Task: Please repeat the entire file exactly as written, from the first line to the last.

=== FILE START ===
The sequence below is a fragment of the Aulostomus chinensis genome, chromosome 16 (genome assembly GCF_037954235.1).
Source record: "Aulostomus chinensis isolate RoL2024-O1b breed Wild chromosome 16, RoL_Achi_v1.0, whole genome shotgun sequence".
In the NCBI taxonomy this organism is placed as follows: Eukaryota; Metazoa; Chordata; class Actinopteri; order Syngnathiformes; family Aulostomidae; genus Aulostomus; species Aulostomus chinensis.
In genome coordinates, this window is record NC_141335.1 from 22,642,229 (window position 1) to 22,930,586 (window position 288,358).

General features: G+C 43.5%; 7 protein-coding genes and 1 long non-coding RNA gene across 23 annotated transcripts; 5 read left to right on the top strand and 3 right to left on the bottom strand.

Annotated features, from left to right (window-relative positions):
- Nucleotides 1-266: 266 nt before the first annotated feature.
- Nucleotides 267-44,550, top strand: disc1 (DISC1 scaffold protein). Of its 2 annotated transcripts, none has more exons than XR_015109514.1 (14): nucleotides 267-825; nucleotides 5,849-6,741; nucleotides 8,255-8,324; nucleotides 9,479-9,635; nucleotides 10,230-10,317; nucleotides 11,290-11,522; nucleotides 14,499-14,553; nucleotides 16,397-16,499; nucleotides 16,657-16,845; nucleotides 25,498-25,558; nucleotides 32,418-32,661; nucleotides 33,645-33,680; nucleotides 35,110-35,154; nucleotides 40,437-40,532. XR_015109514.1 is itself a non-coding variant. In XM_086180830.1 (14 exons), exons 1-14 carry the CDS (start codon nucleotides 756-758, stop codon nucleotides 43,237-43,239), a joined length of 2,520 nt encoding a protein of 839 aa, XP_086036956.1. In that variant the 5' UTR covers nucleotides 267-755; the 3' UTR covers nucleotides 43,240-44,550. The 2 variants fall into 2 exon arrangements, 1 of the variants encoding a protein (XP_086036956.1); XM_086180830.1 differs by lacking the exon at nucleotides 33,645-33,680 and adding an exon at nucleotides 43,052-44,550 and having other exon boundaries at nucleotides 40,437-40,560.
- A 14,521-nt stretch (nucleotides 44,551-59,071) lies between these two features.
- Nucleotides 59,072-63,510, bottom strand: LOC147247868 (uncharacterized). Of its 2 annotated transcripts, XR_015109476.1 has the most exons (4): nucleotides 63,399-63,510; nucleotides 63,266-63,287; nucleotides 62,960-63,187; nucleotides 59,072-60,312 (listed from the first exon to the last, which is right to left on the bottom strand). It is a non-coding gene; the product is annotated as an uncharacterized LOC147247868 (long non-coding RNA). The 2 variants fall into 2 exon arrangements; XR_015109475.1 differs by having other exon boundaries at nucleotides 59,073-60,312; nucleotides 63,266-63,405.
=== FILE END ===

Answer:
The sequence below is a fragment of the Aulostomus chinensis genome, chromosome 16 (genome assembly GCF_037954235.1).
Source record: "Aulostomus chinensis isolate RoL2024-O1b breed Wild chromosome 16, RoL_Achi_v1.0, whole genome shotgun sequence".
In the NCBI taxonomy this organism is placed as follows: Eukaryota; Metazoa; Chordata; class Actinopteri; order Syngnathiformes; family Aulostomidae; genus Aulostomus; species Aulostomus chinensis.
In genome coordinates, this window is record NC_141335.1 from 22,642,229 (window position 1) to 22,930,586 (window position 288,358).

General features: G+C 43.5%; 7 protein-coding genes and 1 long non-coding RNA gene across 23 annotated transcripts; 5 read left to right on the top strand and 3 right to left on the bottom strand.

Annotated features, from left to right (window-relative positions):
- Nucleotides 1-266: 266 nt before the first annotated feature.
- Nucleotides 267-44,550, top strand: disc1 (DISC1 scaffold protein). Of its 2 annotated transcripts, none has more exons than XR_015109514.1 (14): nucleotides 267-825; nucleotides 5,849-6,741; nucleotides 8,255-8,324; nucleotides 9,479-9,635; nucleotides 10,230-10,317; nucleotides 11,290-11,522; nucleotides 14,499-14,553; nucleotides 16,397-16,499; nucleotides 16,657-16,845; nucleotides 25,498-25,558; nucleotides 32,418-32,661; nucleotides 33,645-33,680; nucleotides 35,110-35,154; nucleotides 40,437-40,532. XR_015109514.1 is itself a non-coding variant. In XM_086180830.1 (14 exons), exons 1-14 carry the CDS (start codon nucleotides 756-758, stop codon nucleotides 43,237-43,239), a joined length of 2,520 nt encoding a protein of 839 aa, XP_086036956.1. In that variant the 5' UTR covers nucleotides 267-755; the 3' UTR covers nucleotides 43,240-44,550. The 2 variants fall into 2 exon arrangements, 1 of the variants encoding a protein (XP_086036956.1); XM_086180830.1 differs by lacking the exon at nucleotides 33,645-33,680 and adding an exon at nucleotides 43,052-44,550 and having other exon boundaries at nucleotides 40,437-40,560.
- A 14,521-nt stretch (nucleotides 44,551-59,071) lies between these two features.
- Nucleotides 59,072-63,510, bottom strand: LOC147247868 (uncharacterized). Of its 2 annotated transcripts, XR_015109476.1 has the most exons (4): nucleotides 63,399-63,510; nucleotides 63,266-63,287; nucleotides 62,960-63,187; nucleotides 59,072-60,312 (listed from the first exon to the last, which is right to left on the bottom strand). It is a non-coding gene; the product is annotated as an uncharacterized LOC147247868 (long non-coding RNA). The 2 variants fall into 2 exon arrangements; XR_015109475.1 differs by having other exon boundaries at nucleotides 59,073-60,312; nucleotides 63,266-63,405.